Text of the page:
Diabetes And Kidney Failure Symptoms
RENIN-ANGIOTENSIN-ALDOSTERONE SYSTEM (RAA SYSTEM)
The hormones made by the kidneys and adrenal glands help regulate blood pressure. Unfortunately, they are also hugely responsible for thrusting the kidneys' inflammatory response into overdrive, especially in cases where high blood pressure, diabetes, or various forms of nephritis are involved. One of the mainstays of CKD treatment, no matter the cause, has been the use of certain classes of blood pressure medications that block the RAA system. These medications, called ACE inhibitors and angiotensins receptor blockers - or ARBs for short - can reduce the level of inflammation in the kidneys and help preserve kidney function. They may also reduce the level of TGF-beta. In addition, these same medications have a heart-protective effect.
PREVENTING THE INFLAMMATION PROCESS
I do not want you to think that in regards to inflammation, all is lost and nothing can be done. This is completely untrue. In fact, the inflammatory effects of many of the conditions that can cause CKD, including hypertension and diabetes, can be minimized or even prevented. All it requires is a commitment to change your life and lifestyle. As you know, a healthier lifestyle including exercise and dietary modification can reduce the inflammatory load and help prevent progression of CKD. There are many other things that you can do to help your kidney health and reduce the inflammatory response, as well.
Kidney disease is an inflammatory condition that can have detrimental effects on your health - especially your heart health - and can shorten your lifespan. What's important is that once you know you have this condition, there are things you can do to assist your body in stopping the inflammatory response. By changing your lifestyle and your diet, you can help prevent inflammation and many of the conditions.
Common Causes Of Kidney Disease
We will explore in detail the medical conditions frequently responsible for causing CKD, some of which were briefly mentioned earlier. Diabetes and hypertension remain the two most common - and in many ways most preventable - causes of kidney disease in this country. Over thirty percent of our population is obese, and obesity is also a very common, yet under-recognized cause of kidney disease. In our aging population, vascular disease, or atherosclerosis, is becoming a more recognized cause of kidney disease. As you read through, keep in mind one important point: While diabetes, hypertension, obesity, and vascular disease are individual conditions, they can and often do frequently occur together.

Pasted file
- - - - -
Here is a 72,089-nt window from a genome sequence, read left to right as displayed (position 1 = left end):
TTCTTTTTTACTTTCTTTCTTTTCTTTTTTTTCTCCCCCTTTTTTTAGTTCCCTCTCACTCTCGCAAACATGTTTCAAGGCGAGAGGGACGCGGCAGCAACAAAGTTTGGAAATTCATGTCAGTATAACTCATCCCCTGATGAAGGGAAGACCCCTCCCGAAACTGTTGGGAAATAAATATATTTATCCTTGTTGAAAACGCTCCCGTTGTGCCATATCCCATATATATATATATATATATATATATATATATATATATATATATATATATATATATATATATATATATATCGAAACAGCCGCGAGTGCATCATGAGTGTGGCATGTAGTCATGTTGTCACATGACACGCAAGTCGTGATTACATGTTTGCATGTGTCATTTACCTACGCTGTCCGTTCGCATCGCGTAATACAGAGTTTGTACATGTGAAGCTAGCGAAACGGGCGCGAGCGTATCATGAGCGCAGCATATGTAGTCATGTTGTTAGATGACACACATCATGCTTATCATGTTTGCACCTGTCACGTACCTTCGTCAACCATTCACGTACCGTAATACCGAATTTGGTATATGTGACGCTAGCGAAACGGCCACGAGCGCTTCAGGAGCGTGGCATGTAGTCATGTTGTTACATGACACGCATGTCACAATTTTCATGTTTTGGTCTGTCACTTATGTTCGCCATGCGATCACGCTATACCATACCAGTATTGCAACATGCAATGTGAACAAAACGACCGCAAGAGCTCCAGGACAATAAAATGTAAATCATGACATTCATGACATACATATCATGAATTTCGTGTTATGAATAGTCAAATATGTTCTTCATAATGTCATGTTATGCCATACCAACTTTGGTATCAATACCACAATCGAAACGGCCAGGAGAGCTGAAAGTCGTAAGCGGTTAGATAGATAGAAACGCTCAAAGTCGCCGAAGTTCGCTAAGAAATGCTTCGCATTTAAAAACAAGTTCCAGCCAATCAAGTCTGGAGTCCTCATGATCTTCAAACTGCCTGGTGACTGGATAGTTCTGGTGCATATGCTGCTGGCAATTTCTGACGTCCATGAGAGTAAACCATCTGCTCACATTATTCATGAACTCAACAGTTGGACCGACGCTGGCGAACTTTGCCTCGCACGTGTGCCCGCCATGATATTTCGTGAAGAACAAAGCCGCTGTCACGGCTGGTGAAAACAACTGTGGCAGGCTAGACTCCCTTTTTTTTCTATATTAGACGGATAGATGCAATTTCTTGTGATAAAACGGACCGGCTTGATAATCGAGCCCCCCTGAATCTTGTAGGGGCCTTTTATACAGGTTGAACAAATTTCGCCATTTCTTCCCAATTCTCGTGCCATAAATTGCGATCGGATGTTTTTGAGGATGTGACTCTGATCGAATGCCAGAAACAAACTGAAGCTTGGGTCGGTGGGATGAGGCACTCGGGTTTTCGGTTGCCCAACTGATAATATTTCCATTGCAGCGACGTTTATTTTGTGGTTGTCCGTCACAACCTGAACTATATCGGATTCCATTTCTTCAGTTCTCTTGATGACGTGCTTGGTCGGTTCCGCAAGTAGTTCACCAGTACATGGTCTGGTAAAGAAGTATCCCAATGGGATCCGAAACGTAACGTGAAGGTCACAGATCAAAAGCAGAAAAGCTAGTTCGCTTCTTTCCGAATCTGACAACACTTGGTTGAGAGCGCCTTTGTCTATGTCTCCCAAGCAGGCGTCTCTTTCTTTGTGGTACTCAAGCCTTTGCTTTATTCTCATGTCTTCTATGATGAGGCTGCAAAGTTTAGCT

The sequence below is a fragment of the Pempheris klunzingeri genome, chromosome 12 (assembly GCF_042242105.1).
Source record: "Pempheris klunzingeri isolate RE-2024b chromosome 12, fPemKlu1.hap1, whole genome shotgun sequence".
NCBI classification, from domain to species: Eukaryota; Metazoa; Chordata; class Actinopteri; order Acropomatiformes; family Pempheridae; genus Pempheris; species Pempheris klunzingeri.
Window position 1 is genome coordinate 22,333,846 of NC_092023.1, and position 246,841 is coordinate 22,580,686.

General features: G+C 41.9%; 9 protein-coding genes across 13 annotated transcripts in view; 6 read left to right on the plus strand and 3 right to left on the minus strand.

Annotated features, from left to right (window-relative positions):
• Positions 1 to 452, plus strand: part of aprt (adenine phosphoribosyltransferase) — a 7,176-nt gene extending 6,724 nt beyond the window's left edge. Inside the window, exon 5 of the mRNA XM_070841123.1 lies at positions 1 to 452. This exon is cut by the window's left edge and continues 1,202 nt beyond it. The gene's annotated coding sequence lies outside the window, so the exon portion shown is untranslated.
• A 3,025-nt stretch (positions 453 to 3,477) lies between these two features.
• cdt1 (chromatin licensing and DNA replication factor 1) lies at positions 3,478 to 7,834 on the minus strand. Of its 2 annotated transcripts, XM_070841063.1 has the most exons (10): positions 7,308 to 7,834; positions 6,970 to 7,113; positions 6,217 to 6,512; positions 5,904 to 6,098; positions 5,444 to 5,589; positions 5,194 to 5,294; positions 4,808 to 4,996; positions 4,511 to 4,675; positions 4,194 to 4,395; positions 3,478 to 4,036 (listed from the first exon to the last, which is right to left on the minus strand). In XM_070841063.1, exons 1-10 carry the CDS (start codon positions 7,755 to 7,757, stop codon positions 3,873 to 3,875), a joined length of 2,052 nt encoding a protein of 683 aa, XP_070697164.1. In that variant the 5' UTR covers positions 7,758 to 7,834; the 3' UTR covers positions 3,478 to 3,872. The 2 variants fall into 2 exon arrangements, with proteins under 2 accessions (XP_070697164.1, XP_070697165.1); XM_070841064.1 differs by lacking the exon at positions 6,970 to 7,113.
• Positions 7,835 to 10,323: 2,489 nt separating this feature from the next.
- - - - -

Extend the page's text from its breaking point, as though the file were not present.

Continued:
Diabetes mellitus, commonly called just diabetes, is a devastating medical condition that can affect the eyes, nerves, nervous system, blood vessels, heart, and kidneys. There are two different types of diabetes: type 1 and type 2. In type 1 diabetes, the body does not make insulin. Most people are diagnosed with type 1 diabetes at a young age, and many may develop problems with the blood vessels in their eyes, which is called retinopathy (retin-a-pathie). If left untreated, their vision can worsen.
In type 2 diabetes, the body is able to make insulin, but the insulin doesn't work like it is supposed to. Because of obesity and other factors, the body develops a resistance to it.
When diabetes leads to kidney disease, it is called diabetic nephropathy (nef-ra-pathie). About one fourth of those diagnosed with type 1 diabetes will go on to develop kidney disease, and many of them will also have retinopathy. About ten percent of those with type 2 diabetes will go on to develop kidney disease, although this may be a low estimation. Diabetic nephropathy is the most common cause of kidney disease in this country, and the number of people diagnosed is skyrocketing as more and more of our younger generation is being affected. To find out more, you can check out Diabetes And Kidney Failure Symptoms.